Should the iPhone 5 get a capacitive button, too?

Evan Selleck
Contributing Editor from Arizona
Published: April 5, 2011

Since 2007, Apple’s iPhone has had a pretty standard design element to it. While the back and sides of the smartphone have changed pretty dramatically over the years, especially in the revision that launched with the iPhone 4, the front of the handset has stayed the same. A standard 3.5-inch capacitive touchscreen, with spaces at the top for the earpiece (and now a front-facing camera), and a space at the bottom specifically reserved for what’s called the Home button. It’s a single physical button right there on the bottom that allows users to exit applications, or reach their home screen quickly from a different page. The home button also has other features, all of which is made pretty simple by the physicality of the button. Double pressing is easy and you know when it’s happened thanks to the feedback of the button. But, new leaked images suggest that Apple may be changing the Home button, at least as far as it goes on the iPod Touch.

The leak suggests that not only is Apple shoving a ton of memory into the device, but that the Cupertino-based company is looking to add a capacitive touch button to the bottom of the device. And while there are some differences between the iPhone and iPod Touch line-up, Apple has been making those differences less and less over the years. With that in mind, it’s not too far-fetched to consider that Apple may be thinking about adding that capacitive touch button onto the bottom of the newest version of the iPhone, too.

I’m personally not the biggest fan of capacitive touch buttons, simply because they can be activated without really trying. There have been times when I’ve been playing games like Fruit Ninja on other devices with capacitive buttons on the bottom of the screen, and my swiping finger has accidentally activated one of those buttons and I’ve lost my game. A physical button makes an issue like that non-existent for the most part, and that’s one reason why a lot of people prefer a physical button. And it’s probably one reason why Apple designers have chosen to stick with the physical button, despite all of the iPhone’s revisions.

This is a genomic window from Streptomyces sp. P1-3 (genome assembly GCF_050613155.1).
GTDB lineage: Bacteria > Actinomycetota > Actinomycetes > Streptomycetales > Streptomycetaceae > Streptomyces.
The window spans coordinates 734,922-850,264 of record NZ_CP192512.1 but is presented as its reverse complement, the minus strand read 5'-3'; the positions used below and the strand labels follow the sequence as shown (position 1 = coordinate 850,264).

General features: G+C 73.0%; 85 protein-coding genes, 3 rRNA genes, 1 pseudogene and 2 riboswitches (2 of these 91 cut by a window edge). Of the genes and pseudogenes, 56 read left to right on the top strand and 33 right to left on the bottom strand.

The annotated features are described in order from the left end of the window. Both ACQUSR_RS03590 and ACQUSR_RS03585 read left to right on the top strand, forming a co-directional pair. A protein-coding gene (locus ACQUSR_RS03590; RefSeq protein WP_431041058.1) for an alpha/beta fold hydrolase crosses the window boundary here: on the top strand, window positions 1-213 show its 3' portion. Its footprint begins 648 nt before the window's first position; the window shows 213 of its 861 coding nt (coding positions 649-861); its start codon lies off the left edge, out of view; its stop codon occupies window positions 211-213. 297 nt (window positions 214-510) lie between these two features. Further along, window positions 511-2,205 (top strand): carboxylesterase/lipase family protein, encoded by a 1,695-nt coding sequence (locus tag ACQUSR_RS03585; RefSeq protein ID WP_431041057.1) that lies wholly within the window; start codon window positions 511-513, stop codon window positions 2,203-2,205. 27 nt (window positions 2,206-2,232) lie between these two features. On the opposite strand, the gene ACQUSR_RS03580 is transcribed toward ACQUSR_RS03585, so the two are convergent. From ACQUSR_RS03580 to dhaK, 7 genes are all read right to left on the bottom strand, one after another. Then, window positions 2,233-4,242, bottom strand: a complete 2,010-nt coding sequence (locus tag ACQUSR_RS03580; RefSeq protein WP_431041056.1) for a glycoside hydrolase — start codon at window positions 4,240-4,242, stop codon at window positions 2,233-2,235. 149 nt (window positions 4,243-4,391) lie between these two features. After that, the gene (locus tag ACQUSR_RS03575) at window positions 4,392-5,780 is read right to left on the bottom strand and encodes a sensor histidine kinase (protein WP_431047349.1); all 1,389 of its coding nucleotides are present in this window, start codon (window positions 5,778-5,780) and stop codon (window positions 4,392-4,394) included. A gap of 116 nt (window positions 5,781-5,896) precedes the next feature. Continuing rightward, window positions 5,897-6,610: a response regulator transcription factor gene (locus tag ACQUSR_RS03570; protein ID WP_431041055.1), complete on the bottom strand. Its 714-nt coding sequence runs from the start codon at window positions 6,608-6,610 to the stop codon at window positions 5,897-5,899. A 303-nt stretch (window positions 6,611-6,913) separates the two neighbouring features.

But, if Apple does indeed launch the iPhone 5 or iPod Touch with a capacitive button on the bottom, it could leave a lot of room for Apple to include a lot more interactive elements to the device, and iOS. We’ve seen patents in the past for touch and gesture-controls from Apple, and this could be the easiest way for Apple to include those features just below the bottom bezel of the device. That capacitive button could be used to open a whole new world of interaction with your iPhone or iPod Touch.

Or, it could just be a capacitive button. And, if that’s the case, many people may think it’s a great addition for the iPod Touch, but would you want that type of button on the next version of the iPhone? Or would you prefer Apple stick to the physical button design, and leave well enough alone? As that old saying goes: “If it isn’t broke, don’t fix it.”

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